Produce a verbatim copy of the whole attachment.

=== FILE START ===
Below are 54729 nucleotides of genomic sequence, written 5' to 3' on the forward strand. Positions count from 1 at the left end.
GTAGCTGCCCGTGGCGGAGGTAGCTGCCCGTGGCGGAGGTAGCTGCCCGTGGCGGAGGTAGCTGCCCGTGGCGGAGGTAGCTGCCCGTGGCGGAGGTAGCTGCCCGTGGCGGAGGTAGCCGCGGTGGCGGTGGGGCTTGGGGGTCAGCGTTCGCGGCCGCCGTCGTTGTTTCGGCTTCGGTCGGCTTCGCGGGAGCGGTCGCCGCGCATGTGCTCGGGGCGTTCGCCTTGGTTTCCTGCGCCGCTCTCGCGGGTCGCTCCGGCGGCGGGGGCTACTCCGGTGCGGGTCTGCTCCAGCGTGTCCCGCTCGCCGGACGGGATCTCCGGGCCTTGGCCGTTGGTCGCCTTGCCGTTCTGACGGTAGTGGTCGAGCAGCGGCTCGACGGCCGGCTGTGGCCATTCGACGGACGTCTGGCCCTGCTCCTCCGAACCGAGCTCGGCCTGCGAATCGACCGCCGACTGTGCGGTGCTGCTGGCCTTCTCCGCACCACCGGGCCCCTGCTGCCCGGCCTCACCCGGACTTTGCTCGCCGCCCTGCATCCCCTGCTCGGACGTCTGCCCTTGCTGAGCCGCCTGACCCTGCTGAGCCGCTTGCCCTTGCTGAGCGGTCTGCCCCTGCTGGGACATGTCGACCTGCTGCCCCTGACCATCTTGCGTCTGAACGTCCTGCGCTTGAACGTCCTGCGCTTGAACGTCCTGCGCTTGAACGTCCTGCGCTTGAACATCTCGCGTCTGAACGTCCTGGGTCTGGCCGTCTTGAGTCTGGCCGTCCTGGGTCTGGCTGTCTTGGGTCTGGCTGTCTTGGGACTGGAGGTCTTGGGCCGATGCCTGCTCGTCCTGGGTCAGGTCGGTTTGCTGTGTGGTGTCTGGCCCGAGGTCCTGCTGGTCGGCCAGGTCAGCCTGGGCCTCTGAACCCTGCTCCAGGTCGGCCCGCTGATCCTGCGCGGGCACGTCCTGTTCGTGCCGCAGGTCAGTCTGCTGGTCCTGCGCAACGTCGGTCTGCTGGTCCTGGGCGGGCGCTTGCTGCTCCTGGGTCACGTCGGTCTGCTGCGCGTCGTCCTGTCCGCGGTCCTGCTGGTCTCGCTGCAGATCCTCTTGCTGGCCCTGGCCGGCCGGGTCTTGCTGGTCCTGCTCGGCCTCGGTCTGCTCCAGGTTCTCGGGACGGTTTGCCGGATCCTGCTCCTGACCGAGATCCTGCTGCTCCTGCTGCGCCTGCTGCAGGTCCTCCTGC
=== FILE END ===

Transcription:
Below are 54729 nucleotides of genomic sequence, written 5' to 3' on the forward strand. Positions count from 1 at the left end.
GTAGCTGCCCGTGGCGGAGGTAGCTGCCCGTGGCGGAGGTAGCTGCCCGTGGCGGAGGTAGCTGCCCGTGGCGGAGGTAGCTGCCCGTGGCGGAGGTAGCTGCCCGTGGCGGAGGTAGCCGCGGTGGCGGTGGGGCTTGGGGGTCAGCGTTCGCGGCCGCCGTCGTTGTTTCGGCTTCGGTCGGCTTCGCGGGAGCGGTCGCCGCGCATGTGCTCGGGGCGTTCGCCTTGGTTTCCTGCGCCGCTCTCGCGGGTCGCTCCGGCGGCGGGGGCTACTCCGGTGCGGGTCTGCTCCAGCGTGTCCCGCTCGCCGGACGGGATCTCCGGGCCTTGGCCGTTGGTCGCCTTGCCGTTCTGACGGTAGTGGTCGAGCAGCGGCTCGACGGCCGGCTGTGGCCATTCGACGGACGTCTGGCCCTGCTCCTCCGAACCGAGCTCGGCCTGCGAATCGACCGCCGACTGTGCGGTGCTGCTGGCCTTCTCCGCACCACCGGGCCCCTGCTGCCCGGCCTCACCCGGACTTTGCTCGCCGCCCTGCATCCCCTGCTCGGACGTCTGCCCTTGCTGAGCCGCCTGACCCTGCTGAGCCGCTTGCCCTTGCTGAGCGGTCTGCCCCTGCTGGGACATGTCGACCTGCTGCCCCTGACCATCTTGCGTCTGAACGTCCTGCGCTTGAACGTCCTGCGCTTGAACGTCCTGCGCTTGAACGTCCTGCGCTTGAACATCTCGCGTCTGAACGTCCTGGGTCTGGCCGTCTTGAGTCTGGCCGTCCTGGGTCTGGCTGTCTTGGGTCTGGCTGTCTTGGGACTGGAGGTCTTGGGCCGATGCCTGCTCGTCCTGGGTCAGGTCGGTTTGCTGTGTGGTGTCTGGCCCGAGGTCCTGCTGGTCGGCCAGGTCAGCCTGGGCCTCTGAACCCTGCTCCAGGTCGGCCCGCTGATCCTGCGCGGGCACGTCCTGTTCGTGCCGCAGGTCAGTCTGCTGGTCCTGCGCAACGTCGGTCTGCTGGTCCTGGGCGGGCGCTTGCTGCTCCTGGGTCACGTCGGTCTGCTGCGCGTCGTCCTGTCCGCGGTCCTGCTGGTCTCGCTGCAGATCCTCTTGCTGGCCCTGGCCGGCCGGGTCTTGCTGGTCCTGCTCGGCCTCGGTCTGCTCCAGGTTCTCGGGACGGTTTGCCGGATCCTGCTCCTGACCGAGATCCTGCTGCTCCTGCTGCGCCTGCTGCAGGTCCTCCTGC